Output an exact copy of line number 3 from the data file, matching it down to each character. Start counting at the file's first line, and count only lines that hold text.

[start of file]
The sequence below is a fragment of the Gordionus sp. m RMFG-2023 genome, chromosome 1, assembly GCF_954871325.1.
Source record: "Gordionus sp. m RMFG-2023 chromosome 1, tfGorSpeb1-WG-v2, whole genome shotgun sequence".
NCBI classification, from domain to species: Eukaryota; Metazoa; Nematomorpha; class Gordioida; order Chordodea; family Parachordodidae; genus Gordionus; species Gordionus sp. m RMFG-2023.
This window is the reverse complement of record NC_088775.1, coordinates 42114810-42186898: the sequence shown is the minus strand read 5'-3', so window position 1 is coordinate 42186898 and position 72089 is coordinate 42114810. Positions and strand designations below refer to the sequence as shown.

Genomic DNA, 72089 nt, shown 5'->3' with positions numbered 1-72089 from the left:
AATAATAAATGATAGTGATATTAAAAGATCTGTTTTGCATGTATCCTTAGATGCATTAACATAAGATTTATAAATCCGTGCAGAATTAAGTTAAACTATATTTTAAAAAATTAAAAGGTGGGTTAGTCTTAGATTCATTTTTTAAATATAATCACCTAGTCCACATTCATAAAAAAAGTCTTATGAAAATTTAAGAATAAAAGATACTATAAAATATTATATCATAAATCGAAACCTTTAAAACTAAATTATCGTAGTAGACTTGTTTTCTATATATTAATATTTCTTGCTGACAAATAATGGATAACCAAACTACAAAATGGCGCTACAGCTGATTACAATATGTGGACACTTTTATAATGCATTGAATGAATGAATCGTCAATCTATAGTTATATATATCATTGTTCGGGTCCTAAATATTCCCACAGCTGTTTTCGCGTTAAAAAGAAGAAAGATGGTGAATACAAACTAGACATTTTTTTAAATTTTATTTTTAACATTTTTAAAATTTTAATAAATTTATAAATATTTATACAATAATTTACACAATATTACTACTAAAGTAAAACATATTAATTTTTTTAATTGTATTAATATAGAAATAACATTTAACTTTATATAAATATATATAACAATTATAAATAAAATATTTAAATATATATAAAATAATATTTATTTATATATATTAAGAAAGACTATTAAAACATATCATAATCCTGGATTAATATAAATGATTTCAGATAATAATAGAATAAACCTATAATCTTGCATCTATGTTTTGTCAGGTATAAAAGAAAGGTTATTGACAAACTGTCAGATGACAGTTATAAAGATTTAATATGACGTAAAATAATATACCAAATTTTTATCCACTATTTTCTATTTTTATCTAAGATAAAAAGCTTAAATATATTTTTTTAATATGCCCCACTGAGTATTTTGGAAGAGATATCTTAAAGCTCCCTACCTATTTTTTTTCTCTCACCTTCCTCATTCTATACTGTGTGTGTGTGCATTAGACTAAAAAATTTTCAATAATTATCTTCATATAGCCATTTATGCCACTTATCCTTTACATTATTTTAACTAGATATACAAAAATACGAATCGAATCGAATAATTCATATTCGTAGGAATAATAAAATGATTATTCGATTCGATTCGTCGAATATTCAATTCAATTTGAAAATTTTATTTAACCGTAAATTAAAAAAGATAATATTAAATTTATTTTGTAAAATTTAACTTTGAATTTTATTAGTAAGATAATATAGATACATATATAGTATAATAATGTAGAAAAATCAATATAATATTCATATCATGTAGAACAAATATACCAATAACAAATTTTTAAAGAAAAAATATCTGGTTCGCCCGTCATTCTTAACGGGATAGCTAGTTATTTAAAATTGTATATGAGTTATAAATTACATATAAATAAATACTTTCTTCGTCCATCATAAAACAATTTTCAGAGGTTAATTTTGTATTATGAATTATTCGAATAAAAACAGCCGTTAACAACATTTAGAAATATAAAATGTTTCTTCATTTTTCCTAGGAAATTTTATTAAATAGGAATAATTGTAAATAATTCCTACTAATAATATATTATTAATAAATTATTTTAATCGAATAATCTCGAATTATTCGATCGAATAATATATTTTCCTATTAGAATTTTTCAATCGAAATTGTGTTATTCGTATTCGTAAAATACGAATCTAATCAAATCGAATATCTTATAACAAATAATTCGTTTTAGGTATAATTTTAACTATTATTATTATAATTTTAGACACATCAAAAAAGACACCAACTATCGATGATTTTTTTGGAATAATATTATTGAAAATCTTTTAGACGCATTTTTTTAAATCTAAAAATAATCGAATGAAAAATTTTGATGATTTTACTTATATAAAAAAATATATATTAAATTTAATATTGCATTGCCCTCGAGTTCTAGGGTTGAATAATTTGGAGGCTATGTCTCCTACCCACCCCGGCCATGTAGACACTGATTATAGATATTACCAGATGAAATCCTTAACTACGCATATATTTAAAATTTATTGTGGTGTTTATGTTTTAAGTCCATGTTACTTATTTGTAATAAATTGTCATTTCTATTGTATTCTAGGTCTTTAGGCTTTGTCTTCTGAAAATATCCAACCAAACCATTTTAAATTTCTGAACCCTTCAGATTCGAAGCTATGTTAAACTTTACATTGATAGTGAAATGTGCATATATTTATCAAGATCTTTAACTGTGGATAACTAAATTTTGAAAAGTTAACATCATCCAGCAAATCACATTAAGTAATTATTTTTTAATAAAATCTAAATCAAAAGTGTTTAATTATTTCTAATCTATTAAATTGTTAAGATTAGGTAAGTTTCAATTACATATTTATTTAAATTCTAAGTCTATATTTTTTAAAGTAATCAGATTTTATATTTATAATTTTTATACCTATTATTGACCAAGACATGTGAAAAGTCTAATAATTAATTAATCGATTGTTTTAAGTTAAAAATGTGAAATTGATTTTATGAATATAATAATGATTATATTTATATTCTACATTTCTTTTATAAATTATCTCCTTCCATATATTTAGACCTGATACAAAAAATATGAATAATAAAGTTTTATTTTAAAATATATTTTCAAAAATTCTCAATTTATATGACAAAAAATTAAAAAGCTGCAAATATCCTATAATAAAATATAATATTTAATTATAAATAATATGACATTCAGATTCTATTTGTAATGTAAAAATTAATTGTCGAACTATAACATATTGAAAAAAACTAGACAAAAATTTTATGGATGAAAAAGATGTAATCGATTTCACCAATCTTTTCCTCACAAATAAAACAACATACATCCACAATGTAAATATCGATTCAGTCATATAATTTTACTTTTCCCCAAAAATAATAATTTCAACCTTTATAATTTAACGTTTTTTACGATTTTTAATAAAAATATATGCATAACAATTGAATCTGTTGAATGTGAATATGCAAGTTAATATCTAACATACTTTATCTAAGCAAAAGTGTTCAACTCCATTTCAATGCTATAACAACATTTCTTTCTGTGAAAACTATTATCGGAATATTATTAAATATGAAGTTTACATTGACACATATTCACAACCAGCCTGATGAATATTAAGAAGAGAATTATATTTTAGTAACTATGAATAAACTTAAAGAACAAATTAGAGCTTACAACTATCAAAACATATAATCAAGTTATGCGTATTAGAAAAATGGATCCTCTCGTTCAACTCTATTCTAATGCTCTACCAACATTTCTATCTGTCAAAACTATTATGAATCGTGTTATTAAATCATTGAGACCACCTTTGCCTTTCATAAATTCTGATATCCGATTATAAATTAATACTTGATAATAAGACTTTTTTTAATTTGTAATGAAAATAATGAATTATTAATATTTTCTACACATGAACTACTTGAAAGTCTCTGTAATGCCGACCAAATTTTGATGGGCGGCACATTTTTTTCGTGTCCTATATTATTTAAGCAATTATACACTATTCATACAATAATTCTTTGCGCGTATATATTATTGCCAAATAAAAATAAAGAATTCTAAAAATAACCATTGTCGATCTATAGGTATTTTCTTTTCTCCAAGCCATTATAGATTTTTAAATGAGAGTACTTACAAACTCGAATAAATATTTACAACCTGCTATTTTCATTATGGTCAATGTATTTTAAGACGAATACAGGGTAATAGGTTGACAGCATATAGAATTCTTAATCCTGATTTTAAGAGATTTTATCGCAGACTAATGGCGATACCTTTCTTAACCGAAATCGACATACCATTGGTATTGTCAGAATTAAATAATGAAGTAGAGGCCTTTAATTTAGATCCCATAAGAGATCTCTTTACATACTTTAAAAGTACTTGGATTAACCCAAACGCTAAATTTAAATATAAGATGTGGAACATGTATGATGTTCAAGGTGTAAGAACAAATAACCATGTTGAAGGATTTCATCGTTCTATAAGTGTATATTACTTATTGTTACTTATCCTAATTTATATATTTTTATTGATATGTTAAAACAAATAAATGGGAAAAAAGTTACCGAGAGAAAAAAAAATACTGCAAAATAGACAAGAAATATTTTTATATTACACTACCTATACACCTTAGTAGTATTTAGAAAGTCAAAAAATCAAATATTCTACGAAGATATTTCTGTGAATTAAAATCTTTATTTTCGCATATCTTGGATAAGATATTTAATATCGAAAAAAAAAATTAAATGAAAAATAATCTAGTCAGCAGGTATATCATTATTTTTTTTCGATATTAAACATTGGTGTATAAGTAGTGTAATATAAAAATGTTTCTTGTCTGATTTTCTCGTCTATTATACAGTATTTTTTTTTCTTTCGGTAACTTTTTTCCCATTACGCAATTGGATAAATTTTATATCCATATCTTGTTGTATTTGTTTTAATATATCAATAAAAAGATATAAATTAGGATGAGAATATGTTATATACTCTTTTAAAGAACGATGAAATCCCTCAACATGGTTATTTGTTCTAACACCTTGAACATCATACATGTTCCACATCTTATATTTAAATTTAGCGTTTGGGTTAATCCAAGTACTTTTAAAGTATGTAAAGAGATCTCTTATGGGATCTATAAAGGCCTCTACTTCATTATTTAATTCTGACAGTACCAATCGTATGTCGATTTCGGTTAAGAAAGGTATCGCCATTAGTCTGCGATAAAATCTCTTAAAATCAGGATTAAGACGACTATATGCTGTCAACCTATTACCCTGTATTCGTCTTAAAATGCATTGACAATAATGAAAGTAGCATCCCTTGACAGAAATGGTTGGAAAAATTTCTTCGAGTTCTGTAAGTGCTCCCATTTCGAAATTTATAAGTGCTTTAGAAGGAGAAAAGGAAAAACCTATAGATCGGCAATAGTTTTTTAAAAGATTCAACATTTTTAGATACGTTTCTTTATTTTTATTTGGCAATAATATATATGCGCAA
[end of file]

NCBI classification, from domain to species: Eukaryota; Metazoa; Nematomorpha; class Gordioida; order Chordodea; family Parachordodidae; genus Gordionus; species Gordionus sp. m RMFG-2023.